• The two main Fear Cats use Flurious' technology to go from feline monsters to awesome black-armored gun-toting warriors, a permanent upgrade.
    • In Power Rangers in Space, the Psycho Rangers didn't have Zords, instead transforming into giant monsters. This is the same series with Ecliptor's four forms, and Darkonda's three: standard Darkonda, Darkliptor after absorbing Ecliptor, and a powerful but insane form he mutated into after taking a strength enhancer that had been poisoned by Ecliptor for the Darkliptor incident (and separating from Ecliptor and using him as a shield once the fight went bad.) The poison seems to count as Cursed with Awesome, though: after seemingly being taken out by, but soon recovering from, the Megazords' first finishing move, he's suddenly much saner and still ultra-powerful.
    • Power Rangers Dino Thunder makes a habit of it, too. Mesogog turns into a monster that is very strong and separates into five. Zeltrax uses a mystical 'tree of life' and gains a second, thorny form - and as a case of We Can Rebuild Him, Zeltrax's standard form may count as the OWA form of Terrence Smith. The White Ranger clone has access to the same Super Mode as the good White Ranger, and Elsa...does returning midseason with a new haircut, and inexplicably stronger count?
    • The pre-Power Rangers sentai series Choujuu Sentai Liveman has this because of the "better living through mad science" ways of the villain organization. Remaining a puny human will never do, and nor will failure to upgrade a monster or cyborg form that has proven ineffective. That's why the generals all have multiple forms. As of 38 (as far as has been English subtitled) Kemp leads the pack, going from Kenji to Dr. Kemp to Beauty Beast Kemp to Fear Beast Kemp. (He got a head start, beginning the series with his "Dr." and "Beauty Beast" forms, whereas the others' "Dr. [name]" forms were all they had.)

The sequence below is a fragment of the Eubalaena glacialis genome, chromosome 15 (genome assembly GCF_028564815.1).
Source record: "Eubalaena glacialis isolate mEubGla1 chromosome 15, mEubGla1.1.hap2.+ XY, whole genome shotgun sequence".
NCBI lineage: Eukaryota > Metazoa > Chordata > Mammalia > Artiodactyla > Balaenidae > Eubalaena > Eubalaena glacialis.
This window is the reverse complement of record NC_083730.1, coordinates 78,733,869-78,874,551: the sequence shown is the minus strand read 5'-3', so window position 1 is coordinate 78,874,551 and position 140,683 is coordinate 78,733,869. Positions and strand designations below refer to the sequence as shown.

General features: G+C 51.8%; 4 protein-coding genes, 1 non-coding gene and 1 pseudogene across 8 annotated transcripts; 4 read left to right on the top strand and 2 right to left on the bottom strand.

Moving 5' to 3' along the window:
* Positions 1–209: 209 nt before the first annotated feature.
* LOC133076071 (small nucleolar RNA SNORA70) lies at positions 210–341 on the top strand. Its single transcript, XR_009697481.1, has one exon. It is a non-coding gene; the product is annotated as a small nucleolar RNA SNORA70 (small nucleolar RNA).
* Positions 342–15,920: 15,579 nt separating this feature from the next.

• However, the Big Bad of Jungle Fury's parent sentai Gekiranger has a doozy: Rio (lion armor guy) doesn't have the dragon form because that came from Gekiranger baddie Long. Long goes from a boyish young man to a Phantom Beast General form, fair enough. However, when he reveals that yes, he is the Big Bad, and only wants Rio to become the Phantom Beast King so he'll go out of control and destroy the world, and that fails, Long takes on his true multi-headed dragon form. And for the teamup with the following series, Engine Sentai Go-onger, Long returns and eventually possesses the Monster of the Week, Nunchuk Banki, to become Long Banki. So ultimately, he's got as many bodies as Dai Shi.
  • Kamen Rider Den-O and Kamen Rider Kiva had monsters occasionally assuming gigantic monster forms (dubbed Gigandeaths and Sabbats, respectively). This typically only happened when they needed to show off the newest Den-O form's Cool Train car or Castle Dran. CG costs are expensive.
    • Kamen Rider Double also does this, usually to show off Double's/Accel's new bike extensions, all in Conspicuous CG.
    • Kamen Rider Black: The High Priests sacrifice the stones keeping them alive to complete Nobuhiko's transformation into Shadow Moon. He then rewards them by powering them up into Great Mutant forms and making them his lieutenants.